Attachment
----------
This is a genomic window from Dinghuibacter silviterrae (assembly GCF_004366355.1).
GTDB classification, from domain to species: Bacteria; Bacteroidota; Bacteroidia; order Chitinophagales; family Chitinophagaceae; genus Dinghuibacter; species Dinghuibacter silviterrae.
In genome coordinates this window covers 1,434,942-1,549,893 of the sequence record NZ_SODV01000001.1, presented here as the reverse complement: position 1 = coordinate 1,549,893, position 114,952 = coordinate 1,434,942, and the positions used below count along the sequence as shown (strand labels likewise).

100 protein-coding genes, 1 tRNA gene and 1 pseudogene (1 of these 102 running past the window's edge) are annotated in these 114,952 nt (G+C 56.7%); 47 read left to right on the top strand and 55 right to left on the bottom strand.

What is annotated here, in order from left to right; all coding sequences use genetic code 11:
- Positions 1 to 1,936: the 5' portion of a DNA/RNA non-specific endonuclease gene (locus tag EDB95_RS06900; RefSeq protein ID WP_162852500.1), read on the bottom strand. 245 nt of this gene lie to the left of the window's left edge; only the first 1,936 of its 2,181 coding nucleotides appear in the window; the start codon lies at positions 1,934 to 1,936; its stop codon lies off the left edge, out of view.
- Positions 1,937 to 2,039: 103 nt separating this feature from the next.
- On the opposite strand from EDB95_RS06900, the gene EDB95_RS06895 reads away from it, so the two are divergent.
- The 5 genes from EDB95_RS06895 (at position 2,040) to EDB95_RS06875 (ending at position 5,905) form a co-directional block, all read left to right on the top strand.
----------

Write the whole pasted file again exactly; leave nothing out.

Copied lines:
This is a genomic window from Dinghuibacter silviterrae (assembly GCF_004366355.1).
GTDB classification, from domain to species: Bacteria; Bacteroidota; Bacteroidia; order Chitinophagales; family Chitinophagaceae; genus Dinghuibacter; species Dinghuibacter silviterrae.
In genome coordinates this window covers 1,434,942-1,549,893 of the sequence record NZ_SODV01000001.1, presented here as the reverse complement: position 1 = coordinate 1,549,893, position 114,952 = coordinate 1,434,942, and the positions used below count along the sequence as shown (strand labels likewise).

100 protein-coding genes, 1 tRNA gene and 1 pseudogene (1 of these 102 running past the window's edge) are annotated in these 114,952 nt (G+C 56.7%); 47 read left to right on the top strand and 55 right to left on the bottom strand.

What is annotated here, in order from left to right; all coding sequences use genetic code 11:
- Positions 1 to 1,936: the 5' portion of a DNA/RNA non-specific endonuclease gene (locus tag EDB95_RS06900; RefSeq protein ID WP_162852500.1), read on the bottom strand. 245 nt of this gene lie to the left of the window's left edge; only the first 1,936 of its 2,181 coding nucleotides appear in the window; the start codon lies at positions 1,934 to 1,936; its stop codon lies off the left edge, out of view.
- Positions 1,937 to 2,039: 103 nt separating this feature from the next.
- On the opposite strand from EDB95_RS06900, the gene EDB95_RS06895 reads away from it, so the two are divergent.
- The 5 genes from EDB95_RS06895 (at position 2,040) to EDB95_RS06875 (ending at position 5,905) form a co-directional block, all read left to right on the top strand.